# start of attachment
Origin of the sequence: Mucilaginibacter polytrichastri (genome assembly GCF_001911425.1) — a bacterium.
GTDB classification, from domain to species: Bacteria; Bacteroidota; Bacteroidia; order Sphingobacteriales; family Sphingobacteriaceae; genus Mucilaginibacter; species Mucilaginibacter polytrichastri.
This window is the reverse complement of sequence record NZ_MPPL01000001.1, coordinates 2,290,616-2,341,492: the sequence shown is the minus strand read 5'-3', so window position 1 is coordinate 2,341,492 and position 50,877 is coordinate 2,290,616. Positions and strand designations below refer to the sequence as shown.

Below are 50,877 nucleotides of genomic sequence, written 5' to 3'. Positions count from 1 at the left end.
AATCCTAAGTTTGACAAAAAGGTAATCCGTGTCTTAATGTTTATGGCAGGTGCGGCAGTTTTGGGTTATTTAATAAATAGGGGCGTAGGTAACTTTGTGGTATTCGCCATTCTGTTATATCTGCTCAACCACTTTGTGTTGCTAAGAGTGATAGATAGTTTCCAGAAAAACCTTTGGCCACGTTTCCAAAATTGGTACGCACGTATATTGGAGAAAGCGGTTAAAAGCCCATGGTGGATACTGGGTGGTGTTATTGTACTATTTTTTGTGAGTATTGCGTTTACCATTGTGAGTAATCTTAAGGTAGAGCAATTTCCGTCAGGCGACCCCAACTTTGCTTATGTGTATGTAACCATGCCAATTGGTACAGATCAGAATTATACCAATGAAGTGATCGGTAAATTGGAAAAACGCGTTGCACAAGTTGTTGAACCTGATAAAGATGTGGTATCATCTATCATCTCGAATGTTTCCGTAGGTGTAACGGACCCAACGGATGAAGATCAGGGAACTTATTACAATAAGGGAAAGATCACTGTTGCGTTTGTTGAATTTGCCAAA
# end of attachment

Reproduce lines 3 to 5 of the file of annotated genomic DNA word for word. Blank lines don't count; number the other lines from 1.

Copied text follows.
This window is the reverse complement of sequence record NZ_MPPL01000001.1, coordinates 2,290,616-2,341,492: the sequence shown is the minus strand read 5'-3', so window position 1 is coordinate 2,341,492 and position 50,877 is coordinate 2,290,616. Positions and strand designations below refer to the sequence as shown.

Below are 50,877 nucleotides of genomic sequence, written 5' to 3'. Positions count from 1 at the left end.
AATCCTAAGTTTGACAAAAAGGTAATCCGTGTCTTAATGTTTATGGCAGGTGCGGCAGTTTTGGGTTATTTAATAAATAGGGGCGTAGGTAACTTTGTGGTATTCGCCATTCTGTTATATCTGCTCAACCACTTTGTGTTGCTAAGAGTGATAGATAGTTTCCAGAAAAACCTTTGGCCACGTTTCCAAAATTGGTACGCACGTATATTGGAGAAAGCGGTTAAAAGCCCATGGTGGATACTGGGTGGTGTTATTGTACTATTTTTTGTGAGTATTGCGTTTACCATTGTGAGTAATCTTAAGGTAGAGCAATTTCCGTCAGGCGACCCCAACTTTGCTTATGTGTATGTAACCATGCCAATTGGTACAGATCAGAATTATACCAATGAAGTGATCGGTAAATTGGAAAAACGCGTTGCACAAGTTGTTGAACCTGATAAAGATGTGGTATCATCTATCATCTCGAATGTTTCCGTAGGTGTAACGGACCCAACGGATGAAGATCAGGGAACTTATTACAATAAGGGAAAGATCACTGTTGCGTTTGTTGAATTTGCCAAA